Thursday, January 7, 2016

Day 76: Classifying Solutions to Systems & Data Predictions

Today's estimation was estimating my height. Some students had heard me say it before, and I loved students that saw me walk by my door where I have 2 meter sticks taped on top of each other for 200 centimeters. They said I walked by and they saw me at about 180. They were pretty accurate. The lowest estimate was 5'10" I believe. Still saw some students use decimals, after making the same mistake day 1. The highest I got was... 6"7"? No, I am not as tall as Dan Meyer, thanks. Some students compared themselves to my height, Ryan in the picture, or the tree next to me

I had students spend 5 minutes completing cards C1 to C6 of the FAL: Classifying Solutions. In some classes we went over 1 card, and it revealed misconceptions with multiplying by -1/2, adding integers, and switching the variables x and y at times. The lesson had started though with whiteboards to go over substituting a variable for x to find y, and writing it as an ordered pair solution (x,y). I asked what does x=5 and y=17 mean in relation to the graph of the equation y=3x+2? Some students said it was point, and it was difficult to articulate that it was a point on the graph of the line of the equation.

We started out on whiteboards solving for y when given x. It's not pictured, but it revealed multiplying by a negative and adding integers. In this picture, students get the bigger challenge of solving for x when given y. This really showed who was proficient or not solving two step equations.

I had to point out how this student M was showing A that you couldn't subtract 2 from both sides if the +2 was in parentheses. A was a little resistant to learning they were wrong about it. I liked how M was willing to point with their pencil at her classmate's work.
We finished with some closure, and had students label their table number on the cards. Tomorrow they will match the arrows on a poster with the 6 cards.

Here we an see the upper and lower boundary lines of the line of best of y=5x+25. The residual was 25, so students added and subtracted 25 from the y-intercepts. They reasoned data predictions would generally fall in between these two lines.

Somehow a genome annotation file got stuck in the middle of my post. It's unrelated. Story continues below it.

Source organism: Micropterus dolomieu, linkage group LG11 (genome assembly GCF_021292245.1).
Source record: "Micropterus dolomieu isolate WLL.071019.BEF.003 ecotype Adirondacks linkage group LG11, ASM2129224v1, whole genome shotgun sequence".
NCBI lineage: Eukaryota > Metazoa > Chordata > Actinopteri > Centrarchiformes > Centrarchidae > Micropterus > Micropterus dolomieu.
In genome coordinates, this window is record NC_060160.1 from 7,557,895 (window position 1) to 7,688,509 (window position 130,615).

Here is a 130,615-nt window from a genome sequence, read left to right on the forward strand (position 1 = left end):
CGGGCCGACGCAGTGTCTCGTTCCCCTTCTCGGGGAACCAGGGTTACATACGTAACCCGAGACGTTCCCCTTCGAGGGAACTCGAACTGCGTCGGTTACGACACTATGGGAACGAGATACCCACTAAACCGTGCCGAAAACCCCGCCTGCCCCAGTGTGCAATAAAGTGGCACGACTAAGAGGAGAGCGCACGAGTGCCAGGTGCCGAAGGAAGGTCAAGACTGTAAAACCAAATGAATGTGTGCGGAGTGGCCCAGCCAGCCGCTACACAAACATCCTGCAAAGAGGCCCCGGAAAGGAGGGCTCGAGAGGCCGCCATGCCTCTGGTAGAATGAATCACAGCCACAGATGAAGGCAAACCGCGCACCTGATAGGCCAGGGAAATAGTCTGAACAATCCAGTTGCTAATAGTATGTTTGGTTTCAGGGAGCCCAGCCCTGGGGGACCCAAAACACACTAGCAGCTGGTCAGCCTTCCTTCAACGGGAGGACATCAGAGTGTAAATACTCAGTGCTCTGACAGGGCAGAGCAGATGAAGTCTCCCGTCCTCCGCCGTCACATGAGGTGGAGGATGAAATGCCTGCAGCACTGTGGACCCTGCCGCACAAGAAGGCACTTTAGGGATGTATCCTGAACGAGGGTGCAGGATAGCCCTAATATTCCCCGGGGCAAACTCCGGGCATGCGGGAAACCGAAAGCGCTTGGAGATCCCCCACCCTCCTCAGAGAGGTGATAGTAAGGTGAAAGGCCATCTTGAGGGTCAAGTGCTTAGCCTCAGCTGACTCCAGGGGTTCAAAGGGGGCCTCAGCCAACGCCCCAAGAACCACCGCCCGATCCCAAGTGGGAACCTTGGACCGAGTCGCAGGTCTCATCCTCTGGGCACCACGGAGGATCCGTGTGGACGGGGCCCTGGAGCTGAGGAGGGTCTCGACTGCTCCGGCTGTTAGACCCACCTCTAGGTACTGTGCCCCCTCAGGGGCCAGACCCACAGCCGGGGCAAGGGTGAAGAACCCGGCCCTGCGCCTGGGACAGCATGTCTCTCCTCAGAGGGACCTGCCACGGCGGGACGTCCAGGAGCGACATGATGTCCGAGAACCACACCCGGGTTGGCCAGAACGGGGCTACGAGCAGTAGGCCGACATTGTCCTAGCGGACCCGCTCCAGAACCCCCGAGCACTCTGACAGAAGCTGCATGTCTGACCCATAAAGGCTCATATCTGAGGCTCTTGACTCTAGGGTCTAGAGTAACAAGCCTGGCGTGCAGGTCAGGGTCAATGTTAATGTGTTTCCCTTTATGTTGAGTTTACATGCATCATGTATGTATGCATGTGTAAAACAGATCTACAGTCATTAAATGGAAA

In accelerated we started where we left off with Jason showing us his scatterplot. He had skipped a multiple of 25 when making his graph and it didn't affect the data and I wanted to make a point of not getting another student's work because I asked how we could fix it. He drew his slope triangle to interpret his slope based on the scale of his axes and found his y-intercept of 25.

We heard different predictions of the humanoids height based on different equations. Most students had a slope of around 5.

Then students started on the Desmos activity I created, LSRL's based on the start of the Golden State Warriors season.

Some of students notices and wonders.

Students had different predictions of what the data represented and a lot of students predicted correctly.

The other objective was for students to make a manual line of best fit, and look what it looked like with overlay. Today and tomorrow we will discuss how these inconsistencies lead to a need for the best line of best fit, or the Least Squares Regression Line.

Look at the overlay:

After seeing the x/y table of Warriors rosters. Not labeled.
Notice all the different lines of best fit.

I forgot to have students tweet what they learned from the lesson.

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